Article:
Child Rights International, a child-centred organisation, has called on the government to be consistent in its communication on issues regarding the implementation of the free senior high school (SHS) programme.
According to the Executive Director of the organisation, Mr Bright Appiah, the way and manner the government "is going about in the communication of the programme may confuse the citizenry and also create room for doubt in the minds of the public, particularly parents”.
Speaking to the Daily Graphic, he said one of the major challenges that could pose a threat to the implementation of the free SHS programme “is the inconsistency on the part of government regarding the programme”.
On Tuesday, November 20, 2018, the Director of the Revenue Division at the Ministry of Finance, Mr Anthony Dzadra, advised parents and guardians who did not have TINs to endeavour to register or risk having their children and wards barred from benefiting from the free SHS programme, beginning from the 2019 academic year.
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However, on Wednesday, November 21, 2018, Mr Dzadra clarified his earlier statement, saying no such policy existed.
Rather, he said a proposal had been made to Parliament to include the free SHS programme in the list of public services and social intervention programmes that one would need the TIN to be able to access.
“I want to state emphatically that it is only a proposal that has been made to Parliament, and it can be approved or rejected. I did not say that it is a policy that will start in 2019,” he stated.
Expressing his views, Mr Appiah said such communication had the potential to make the citizens worry about the free SHS programme and also create room for the children who were the beneficiaries to live in fear.
"This is a social intervention programme, where children in Ghana benefit from it. Not only children, but it brings comfort to parents, especially the vulnerable in our communities," he said.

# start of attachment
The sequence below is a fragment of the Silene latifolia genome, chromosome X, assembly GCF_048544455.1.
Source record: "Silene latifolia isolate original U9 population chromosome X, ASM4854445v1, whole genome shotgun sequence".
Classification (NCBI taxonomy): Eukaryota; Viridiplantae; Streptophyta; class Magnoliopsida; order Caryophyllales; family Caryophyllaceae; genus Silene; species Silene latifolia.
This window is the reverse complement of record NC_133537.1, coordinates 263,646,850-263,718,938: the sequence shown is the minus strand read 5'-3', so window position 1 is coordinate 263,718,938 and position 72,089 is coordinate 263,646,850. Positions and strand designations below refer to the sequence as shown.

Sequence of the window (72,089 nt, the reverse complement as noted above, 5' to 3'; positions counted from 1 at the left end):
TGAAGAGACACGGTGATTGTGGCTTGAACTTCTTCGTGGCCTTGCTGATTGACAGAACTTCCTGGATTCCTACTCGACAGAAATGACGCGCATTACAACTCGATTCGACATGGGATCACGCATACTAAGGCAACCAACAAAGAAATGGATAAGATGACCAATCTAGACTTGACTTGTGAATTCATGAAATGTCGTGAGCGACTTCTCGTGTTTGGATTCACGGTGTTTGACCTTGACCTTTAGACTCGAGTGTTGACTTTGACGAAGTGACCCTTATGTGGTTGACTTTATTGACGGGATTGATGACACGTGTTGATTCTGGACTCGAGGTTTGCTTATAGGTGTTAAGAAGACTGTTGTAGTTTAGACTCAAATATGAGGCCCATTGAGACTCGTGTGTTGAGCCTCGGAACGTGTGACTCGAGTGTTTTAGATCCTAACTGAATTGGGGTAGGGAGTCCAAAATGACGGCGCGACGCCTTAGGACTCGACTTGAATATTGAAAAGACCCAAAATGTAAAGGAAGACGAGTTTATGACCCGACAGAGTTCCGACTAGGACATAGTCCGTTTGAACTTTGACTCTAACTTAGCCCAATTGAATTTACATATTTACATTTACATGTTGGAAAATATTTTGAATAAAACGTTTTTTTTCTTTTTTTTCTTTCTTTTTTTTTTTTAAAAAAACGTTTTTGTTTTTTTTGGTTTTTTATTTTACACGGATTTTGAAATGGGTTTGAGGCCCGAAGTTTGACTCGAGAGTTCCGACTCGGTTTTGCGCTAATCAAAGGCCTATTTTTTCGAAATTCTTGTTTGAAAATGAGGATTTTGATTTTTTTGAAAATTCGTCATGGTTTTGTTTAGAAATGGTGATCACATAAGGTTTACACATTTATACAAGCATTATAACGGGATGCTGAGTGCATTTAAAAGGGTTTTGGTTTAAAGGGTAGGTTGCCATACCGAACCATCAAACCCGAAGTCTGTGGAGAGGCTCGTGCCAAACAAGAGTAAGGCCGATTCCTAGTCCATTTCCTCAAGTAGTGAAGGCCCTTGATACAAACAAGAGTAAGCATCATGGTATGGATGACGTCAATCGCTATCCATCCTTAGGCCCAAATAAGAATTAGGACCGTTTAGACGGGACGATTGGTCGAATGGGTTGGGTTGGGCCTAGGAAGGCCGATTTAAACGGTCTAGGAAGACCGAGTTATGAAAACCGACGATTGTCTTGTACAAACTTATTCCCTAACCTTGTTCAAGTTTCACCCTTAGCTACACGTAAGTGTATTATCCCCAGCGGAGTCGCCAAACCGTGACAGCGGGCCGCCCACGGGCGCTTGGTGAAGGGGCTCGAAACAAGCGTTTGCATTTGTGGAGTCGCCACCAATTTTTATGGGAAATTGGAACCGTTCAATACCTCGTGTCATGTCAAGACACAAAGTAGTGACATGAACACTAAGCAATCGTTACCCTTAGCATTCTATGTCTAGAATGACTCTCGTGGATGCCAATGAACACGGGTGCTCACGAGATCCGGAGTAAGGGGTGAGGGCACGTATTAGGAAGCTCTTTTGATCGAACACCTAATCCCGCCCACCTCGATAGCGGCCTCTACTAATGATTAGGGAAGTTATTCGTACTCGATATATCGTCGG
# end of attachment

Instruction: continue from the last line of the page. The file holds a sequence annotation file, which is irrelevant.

Mr Appiah said failure on the part of government agencies to be consistent with communication in the implementation of the free SHS might leave beneficiaries in doubt about the government’s commitment to the implementation of the programme.
He said a programme such as the free SHS needed the full support and trust of the people, adding that the government ought not to leave any room for the people to misinterpret the programme.
Mr Appiah also stressed the need for the Ministry of Education to come up with any policy directive regarding the implementation of the free SHS programme, instead of leaving it in the hands of other ministries.
“The government must ensure that the right communication channel is created so that the implementation of free SHS programme would not suffer any misinterpretation,” he said.
Responding to the proposal made to Parliament regarding the acquisition of TIN as part of the criteria for enjoying free SHS, Mr Appiah said such a request should not be considered because the programme was not like other social intervention programmes such as the Livelihood Empowerment Against Poverty (LEAP) and the National Health Insurance Scheme (NHIS).
“LEAP and the NHIS have in-built mechanisms, where certain requirements are needed to enjoy such policies, but in the case of the free SHS, it is a wholesale policy,” he said.